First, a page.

GREENPEACE MEDIA RELEASE
Suva, Fiji Islands, November 11, 2006. Greenpeace has called on the Fijian Government to take firm action against a Belizean flagged Chinese high seas bottom trawler by revoking its permit to discharge its catch in the Port of Suva for transhipment to China.
Greenpeace said the Chang Xing engages in unregulated fishing operations using the highly destructive practice of deep-sea bottom trawling (1) in international waters of the Tasman Sea and Southwest Pacific near New Zealand.
Greenpeace Australia Pacific oceans-team leader, Nilesh Goundar, said the vessel has been using Suva as a base for bunkering and supplies since 2004, but is now being allowed by the Fiji government to discharge its catch of orange roughy.
“We are convinced that the Chang Xing's 180-185 tonne of catch has been fished from the seas beyond New Zealand’s Economic Exclusive Zone (EEZ) and our Greenpeace office in New Zealand has been alerted and we've also written to the New Zealand High Commission in Fiji as well,” Mr Goundar said.
Greenpeace has written to the Fiji Government reminding it of the recent Pacific Islands Forum (PIF) leaders' meeting which called for a United Nations moratorium on high seas bottom trawling in international waters where no proper authority exists to regulate fishing activities (2), which is the case in the South Pacific Ocean.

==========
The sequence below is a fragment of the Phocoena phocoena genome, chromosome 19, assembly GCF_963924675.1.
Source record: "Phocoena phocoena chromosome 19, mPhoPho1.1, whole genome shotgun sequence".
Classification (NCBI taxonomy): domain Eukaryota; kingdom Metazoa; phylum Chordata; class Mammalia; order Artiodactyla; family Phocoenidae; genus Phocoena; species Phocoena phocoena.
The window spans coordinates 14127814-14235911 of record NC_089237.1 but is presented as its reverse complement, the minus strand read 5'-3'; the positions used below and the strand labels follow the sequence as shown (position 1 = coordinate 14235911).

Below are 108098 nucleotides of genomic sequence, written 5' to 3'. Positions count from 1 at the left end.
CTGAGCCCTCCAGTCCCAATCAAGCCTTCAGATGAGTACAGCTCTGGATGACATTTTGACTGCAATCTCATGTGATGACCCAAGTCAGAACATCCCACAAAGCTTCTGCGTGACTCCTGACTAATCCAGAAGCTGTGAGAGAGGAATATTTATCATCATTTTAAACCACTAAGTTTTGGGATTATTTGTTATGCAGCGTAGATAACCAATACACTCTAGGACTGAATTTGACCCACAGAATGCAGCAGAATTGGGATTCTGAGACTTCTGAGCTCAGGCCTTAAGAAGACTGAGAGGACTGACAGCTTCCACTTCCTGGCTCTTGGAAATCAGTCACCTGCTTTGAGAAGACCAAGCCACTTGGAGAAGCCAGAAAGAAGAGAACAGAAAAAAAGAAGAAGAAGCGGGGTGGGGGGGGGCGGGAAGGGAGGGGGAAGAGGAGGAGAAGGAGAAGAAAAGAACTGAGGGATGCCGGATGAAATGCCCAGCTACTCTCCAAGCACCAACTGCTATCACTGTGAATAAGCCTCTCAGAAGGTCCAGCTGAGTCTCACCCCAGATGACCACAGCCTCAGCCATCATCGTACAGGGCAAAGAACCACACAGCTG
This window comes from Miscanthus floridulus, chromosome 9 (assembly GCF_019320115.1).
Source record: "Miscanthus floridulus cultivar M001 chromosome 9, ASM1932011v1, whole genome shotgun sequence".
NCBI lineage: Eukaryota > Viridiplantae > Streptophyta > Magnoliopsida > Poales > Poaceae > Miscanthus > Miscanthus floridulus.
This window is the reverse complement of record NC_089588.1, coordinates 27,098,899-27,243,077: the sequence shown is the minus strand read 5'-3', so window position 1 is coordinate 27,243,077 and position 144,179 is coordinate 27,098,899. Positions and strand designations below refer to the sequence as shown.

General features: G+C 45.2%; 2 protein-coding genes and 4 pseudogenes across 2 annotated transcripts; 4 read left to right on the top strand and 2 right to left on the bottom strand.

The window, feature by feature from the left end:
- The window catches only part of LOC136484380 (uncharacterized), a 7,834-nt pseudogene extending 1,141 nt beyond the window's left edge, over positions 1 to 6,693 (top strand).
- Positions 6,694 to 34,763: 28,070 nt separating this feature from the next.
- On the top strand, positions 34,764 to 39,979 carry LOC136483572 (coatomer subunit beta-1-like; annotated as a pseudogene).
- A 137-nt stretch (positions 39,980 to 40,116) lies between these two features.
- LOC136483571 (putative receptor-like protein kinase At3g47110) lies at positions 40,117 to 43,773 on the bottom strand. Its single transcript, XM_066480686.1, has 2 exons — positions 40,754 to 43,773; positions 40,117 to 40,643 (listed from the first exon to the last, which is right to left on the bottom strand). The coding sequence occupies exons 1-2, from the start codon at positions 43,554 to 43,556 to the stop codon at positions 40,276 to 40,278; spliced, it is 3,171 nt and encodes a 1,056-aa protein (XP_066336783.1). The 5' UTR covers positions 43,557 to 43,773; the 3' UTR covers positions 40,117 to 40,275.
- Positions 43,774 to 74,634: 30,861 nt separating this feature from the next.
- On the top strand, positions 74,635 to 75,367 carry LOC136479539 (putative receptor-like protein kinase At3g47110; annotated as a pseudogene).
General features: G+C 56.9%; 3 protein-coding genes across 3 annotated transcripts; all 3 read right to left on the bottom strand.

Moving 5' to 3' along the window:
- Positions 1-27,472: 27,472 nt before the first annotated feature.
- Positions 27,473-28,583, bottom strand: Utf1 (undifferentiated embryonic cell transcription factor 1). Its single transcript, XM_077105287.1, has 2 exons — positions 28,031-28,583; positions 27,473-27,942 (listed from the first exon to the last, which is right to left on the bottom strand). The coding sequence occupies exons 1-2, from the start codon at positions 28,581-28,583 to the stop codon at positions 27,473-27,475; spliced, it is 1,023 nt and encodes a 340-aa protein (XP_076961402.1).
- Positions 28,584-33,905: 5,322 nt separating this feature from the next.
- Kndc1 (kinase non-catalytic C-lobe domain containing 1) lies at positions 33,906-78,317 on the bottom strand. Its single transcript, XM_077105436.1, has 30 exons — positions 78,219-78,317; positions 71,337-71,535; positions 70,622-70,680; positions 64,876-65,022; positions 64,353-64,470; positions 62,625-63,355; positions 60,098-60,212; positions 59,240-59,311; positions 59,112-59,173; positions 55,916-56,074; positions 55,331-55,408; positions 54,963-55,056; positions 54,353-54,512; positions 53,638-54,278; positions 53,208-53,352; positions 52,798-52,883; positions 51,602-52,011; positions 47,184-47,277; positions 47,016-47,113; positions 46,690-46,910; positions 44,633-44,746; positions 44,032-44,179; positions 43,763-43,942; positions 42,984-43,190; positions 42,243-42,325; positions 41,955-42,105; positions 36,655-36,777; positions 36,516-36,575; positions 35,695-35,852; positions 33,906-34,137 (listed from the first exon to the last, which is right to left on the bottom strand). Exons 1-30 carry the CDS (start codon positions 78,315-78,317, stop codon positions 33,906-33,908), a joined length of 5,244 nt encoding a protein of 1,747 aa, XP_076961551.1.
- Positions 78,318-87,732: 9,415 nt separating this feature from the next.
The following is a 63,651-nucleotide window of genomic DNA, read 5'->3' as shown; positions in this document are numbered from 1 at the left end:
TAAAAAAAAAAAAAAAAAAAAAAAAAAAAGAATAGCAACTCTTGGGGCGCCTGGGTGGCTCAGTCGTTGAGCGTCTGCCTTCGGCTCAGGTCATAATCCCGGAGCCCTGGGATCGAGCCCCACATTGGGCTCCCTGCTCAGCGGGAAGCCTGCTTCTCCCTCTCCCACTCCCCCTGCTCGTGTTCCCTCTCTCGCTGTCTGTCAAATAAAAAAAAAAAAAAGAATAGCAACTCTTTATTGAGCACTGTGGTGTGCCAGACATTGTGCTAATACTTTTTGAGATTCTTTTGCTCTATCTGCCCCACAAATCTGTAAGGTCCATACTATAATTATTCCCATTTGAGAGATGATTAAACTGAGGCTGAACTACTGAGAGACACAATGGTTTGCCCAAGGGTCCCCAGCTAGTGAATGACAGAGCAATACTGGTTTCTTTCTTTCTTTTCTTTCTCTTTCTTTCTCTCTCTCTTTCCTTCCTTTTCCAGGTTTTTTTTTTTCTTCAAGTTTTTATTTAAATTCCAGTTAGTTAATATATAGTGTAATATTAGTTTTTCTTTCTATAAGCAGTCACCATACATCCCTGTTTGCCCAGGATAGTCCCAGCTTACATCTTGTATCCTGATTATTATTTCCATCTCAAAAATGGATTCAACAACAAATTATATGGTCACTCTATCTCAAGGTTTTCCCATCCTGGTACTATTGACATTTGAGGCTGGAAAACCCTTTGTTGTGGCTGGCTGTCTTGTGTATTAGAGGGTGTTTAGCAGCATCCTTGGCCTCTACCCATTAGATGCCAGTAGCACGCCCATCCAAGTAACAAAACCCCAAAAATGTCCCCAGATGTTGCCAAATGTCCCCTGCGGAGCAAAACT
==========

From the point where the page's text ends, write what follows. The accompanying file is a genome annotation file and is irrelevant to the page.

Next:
“But now we find the Chang Xing with orange roughy in its hold is in our Port awaiting buyers from New Zealand who will sell to China. It presents an golden opportunity for the Fijian Government to act in the spirit of the PIF Declaration on Deep Sea Bottom Trawling, and revoke the Chang Xing's permit to offload its catch,” Mr Goundar said.
Mr Goundar said this oppurtunity presents itself to the Government to put firm actions in accordance with the PIF Declaration on Deep Sea Bottom Trawling.
“ We request the Government’s action to close our ports to fishing vessels that practice unsustainable and destructive fishing methods like HSBT,” he said.
Mr Goundar said the United Nations General Assembly final negotiations on high seas bottom trawling occurs this week and while the recent South Pacific Regional Fisheries Management Organisation meeting in Australia culminated in very disappointing actions from the European Commission, this therefore leads to questions on the sincerity of the European Union’s intentions for Fisheries Partnership Agreements in our region.
However Mr Goundar commended the stand of Fiji Mission at the UN and the strong stand they will be making to Iceland as the representative of the Chair of the Pacific Islands Forum.
“We humbly urge that all avenues be pursued so this vessel is also made an example of, and that the regional position on high seas bottom trawling is safeguarded,” Mr Goundar said.
“The world continues to watch out for the actions of the Pacific region and their resolute actions to ensure the conservation of our oceanic environment for now and the future. The Government of Fiji’s current chairmanship of the Pacific Island Leaders Forum is a key avenue in which to strongly maintain the momentum of oceanic conservation.”
1. This is a destructive fishing practise with enormous trawl nets. Some nets drag along the sea floor and can have mouths the length of a rugby field. Some are weighed across the bottom with heavy steel rollers that indiscriminately smash and crush corals, and swallow everything in their path. http://www.greenpeace.org/australia/news-and-events/news/deep-sea/deep-sea-pacific-win
2. Attached is the Declaration of Deep Sea Bottom Trawling to Protect Diversity in the High Seas.